Vice has taken issue with League of Legends’ use of Seraphine as a virtual pop star and social media personality because she does not speak to contemporary socio-political topics.
Seraphine was first introduced to the lore of League of Legends earlier this year, when Riot Games introduced her as the game’s latest champion, utilizing various vocal-related abilities in order to serve as a viable utility mage for any respective team.
Following her debut, Seraphine was soon introduced as a member of K/DA, a K-Pop group that consists entirely of League of Legends characters, and was given social media accounts to interact with fans, akin to the recent trend of Virtual YouTubers.
In an article headlined “League of Legends’ Fake Anime Pop Star Is Sad Tweeting About Genocide,” Vice author Gita Jackson discussed two particular aspects of the ranged enchanter’s real-world persona.
First, Jackson voiced her grievance with how, according to her own personal assessment, “at least in the main continuity of League of Legends, Seraphine directly benefits from a pretty recent genocide.”
The ‘genocide’ mentioned by Jackson refers to the discovery of the Brackerns by Shuriman and Piltovan thieves, who proceeded to harvest the energy of the crystalline scorpion race’s ‘namestones’ in order to power their ‘Hextech’ mechanical technology.
It should be noted that this event took place years before Seraphine was even born, and though the young woman was born in Piltover and communicates with a Brackern consciousness trapped within a crystal, she herself has never actively engaged in any genocidal actions against the Brackern.
Despite her recognition of the fact that “the Seraphine that exists on the official Twitter, Instagram, and Soundcloud accounts is not the same Seraphine that, in her own words, sings the elegy of the Brackern that power her city,” Jackson found the use of a character even remotely related to the fictional event to be inappropriate, even stating that the public Seraphine’s existence as an alternate version “doesn’t make it any less weird that Riot Games is adding this character to their already extant K-pop group, K/DA.”
Jackson’s second point of contention is the marketing attempt by Riot “to portray her as the most relatable girl on the planet, with a dash of the melodrama from a tween soap opera like Instant Star or Gossip Girl’s Jenny Humphrey storylines,” which she found “is beyond perverse—it’s honestly offensive.”
“Seraphine’s tweets about her issues aren’t meant as an opportunity for other young women to be open and vulnerable about their issues,” explained Jackson. “It’s a naked attempt to get League of Legends fans to further invest in their parasocial relationship with Seraphine.”
Ironically, though she summarizes this marketing experiment as “Seraphine isn’t interested in fostering the growth of other young people—it’s an emotional feedback loop directing you to more Seraphine content,” Jackson also puts forth a recent video in which famous Mattel-character Barbie discusses racism from a critical race theory angle as an example of a character “using her relatability and aspirational nature to create a space of safety, where young girls can process complex feelings.”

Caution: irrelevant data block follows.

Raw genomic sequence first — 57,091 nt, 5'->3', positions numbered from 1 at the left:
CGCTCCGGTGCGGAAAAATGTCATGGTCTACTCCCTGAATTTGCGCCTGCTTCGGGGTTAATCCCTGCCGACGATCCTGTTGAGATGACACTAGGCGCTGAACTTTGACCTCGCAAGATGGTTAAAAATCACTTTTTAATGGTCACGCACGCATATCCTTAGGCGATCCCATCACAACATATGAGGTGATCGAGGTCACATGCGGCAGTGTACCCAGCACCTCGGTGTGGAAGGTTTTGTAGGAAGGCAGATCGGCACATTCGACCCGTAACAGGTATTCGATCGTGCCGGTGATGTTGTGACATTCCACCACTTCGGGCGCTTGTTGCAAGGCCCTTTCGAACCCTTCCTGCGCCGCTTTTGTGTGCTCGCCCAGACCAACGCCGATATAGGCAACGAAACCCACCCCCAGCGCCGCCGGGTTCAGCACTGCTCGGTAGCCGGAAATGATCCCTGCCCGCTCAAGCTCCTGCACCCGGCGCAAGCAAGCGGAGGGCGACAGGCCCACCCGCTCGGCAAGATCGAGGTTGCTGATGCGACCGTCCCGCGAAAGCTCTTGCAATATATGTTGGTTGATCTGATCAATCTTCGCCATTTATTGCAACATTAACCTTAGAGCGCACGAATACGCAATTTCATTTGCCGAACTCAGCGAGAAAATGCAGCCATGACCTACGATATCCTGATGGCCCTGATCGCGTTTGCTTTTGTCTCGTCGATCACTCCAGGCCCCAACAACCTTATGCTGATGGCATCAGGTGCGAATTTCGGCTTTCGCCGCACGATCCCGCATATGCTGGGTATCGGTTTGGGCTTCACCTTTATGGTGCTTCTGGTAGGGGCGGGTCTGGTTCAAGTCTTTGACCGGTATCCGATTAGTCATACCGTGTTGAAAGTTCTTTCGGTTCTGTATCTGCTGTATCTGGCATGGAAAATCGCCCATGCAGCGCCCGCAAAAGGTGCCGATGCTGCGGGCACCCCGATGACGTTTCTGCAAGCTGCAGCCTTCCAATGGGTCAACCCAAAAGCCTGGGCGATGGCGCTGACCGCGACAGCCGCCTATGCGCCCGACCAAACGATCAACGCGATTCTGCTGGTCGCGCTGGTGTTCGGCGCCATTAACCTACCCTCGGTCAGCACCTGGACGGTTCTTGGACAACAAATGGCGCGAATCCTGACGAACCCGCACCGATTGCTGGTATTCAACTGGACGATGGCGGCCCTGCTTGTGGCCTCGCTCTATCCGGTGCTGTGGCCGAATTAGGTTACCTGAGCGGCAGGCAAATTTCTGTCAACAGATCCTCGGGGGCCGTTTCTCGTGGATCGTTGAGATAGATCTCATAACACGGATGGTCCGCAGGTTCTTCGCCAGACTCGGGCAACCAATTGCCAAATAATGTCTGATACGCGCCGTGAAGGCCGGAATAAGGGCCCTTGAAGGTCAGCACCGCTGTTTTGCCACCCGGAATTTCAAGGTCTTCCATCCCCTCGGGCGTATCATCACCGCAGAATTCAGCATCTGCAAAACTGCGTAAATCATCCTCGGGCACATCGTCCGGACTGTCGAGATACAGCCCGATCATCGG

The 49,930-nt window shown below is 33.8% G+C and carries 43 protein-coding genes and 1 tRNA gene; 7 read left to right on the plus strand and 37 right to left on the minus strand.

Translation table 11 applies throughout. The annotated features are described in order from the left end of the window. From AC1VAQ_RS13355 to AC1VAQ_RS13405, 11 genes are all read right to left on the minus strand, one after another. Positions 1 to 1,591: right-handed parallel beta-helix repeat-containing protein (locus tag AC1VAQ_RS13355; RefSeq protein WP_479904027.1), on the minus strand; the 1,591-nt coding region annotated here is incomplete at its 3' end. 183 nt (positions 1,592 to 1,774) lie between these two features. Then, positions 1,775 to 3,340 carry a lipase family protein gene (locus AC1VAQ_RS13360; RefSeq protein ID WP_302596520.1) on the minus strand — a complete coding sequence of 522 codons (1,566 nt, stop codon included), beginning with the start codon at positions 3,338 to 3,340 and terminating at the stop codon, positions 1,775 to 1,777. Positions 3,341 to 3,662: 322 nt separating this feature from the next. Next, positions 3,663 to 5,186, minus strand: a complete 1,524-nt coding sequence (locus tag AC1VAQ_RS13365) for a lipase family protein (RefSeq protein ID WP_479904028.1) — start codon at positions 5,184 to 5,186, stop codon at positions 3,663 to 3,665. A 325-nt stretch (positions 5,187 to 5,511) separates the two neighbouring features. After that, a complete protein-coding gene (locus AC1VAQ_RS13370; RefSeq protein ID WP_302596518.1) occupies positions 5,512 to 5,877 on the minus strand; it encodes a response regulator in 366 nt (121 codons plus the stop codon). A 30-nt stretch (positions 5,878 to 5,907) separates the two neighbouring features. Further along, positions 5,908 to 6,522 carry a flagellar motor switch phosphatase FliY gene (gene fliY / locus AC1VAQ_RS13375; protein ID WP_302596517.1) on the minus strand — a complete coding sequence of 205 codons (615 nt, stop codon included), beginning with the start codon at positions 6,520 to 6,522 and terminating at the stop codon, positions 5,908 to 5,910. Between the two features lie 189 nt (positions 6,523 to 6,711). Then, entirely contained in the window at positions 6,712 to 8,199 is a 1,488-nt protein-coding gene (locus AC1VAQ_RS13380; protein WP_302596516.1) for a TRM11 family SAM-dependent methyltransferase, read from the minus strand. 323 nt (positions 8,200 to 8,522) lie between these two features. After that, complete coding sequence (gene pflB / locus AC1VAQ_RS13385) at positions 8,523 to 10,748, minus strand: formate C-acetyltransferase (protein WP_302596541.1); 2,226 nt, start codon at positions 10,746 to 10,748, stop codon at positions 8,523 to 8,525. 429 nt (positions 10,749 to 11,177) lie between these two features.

By Jackson’s own admission, her criticism of the Seraphine personality is based on her own inability to separate not only two separate versions of characters, but also entertainment from activism, as she asserts that “the tension [Seraphine] feels because of [the genocide] is an indelible part of that character no matter the universe they exist in.”
She argues that “It’s not unreasonable to think that a young white woman would feel some tension taking up space during a time of extreme political upheaval, but there’s no hint of that in her feed.”
“Seraphine has no interest in the political reality that exists around her, despite all the great lengths that Riot takes to draw her into our physical world,” Jackson concluded. “She’s just interested in performing at Worlds for all the League of Legends fans that are definitely her very special, best friends.”
Are parasocial relationships a growing problem in society? Absolutely, but this phenomena is not exclusive to Seraphine, as even real-world personalities such as Twitch streamer Pokimane, and actor Chris Pratt have to deal with this troubling aspect of their personal persona, regularly facing attacks from fans who believe they have been betrayed by the celebrity on a personal level.
Furthermore, Riot and Seraphine never claimed that they intended to center the character as a social justice icon. Her creation as a playable hero, and subsequent promotion to virtual pop star and internet personality, was done solely to entertain players and market the popular MOBA to even more audiences.
Unfortunately for Jackson, it does not appear that Seraphine will be retiring from the limelight anytime soon, as K/DA just released a new preview for their upcoming music video for their song ‘More.’
Thank you all for taking part in the past month of #KDAMORE. Now, experience this first look of the upcoming music video: "MORE."
— K/DA (@KDA_MUSIC) October 23, 2020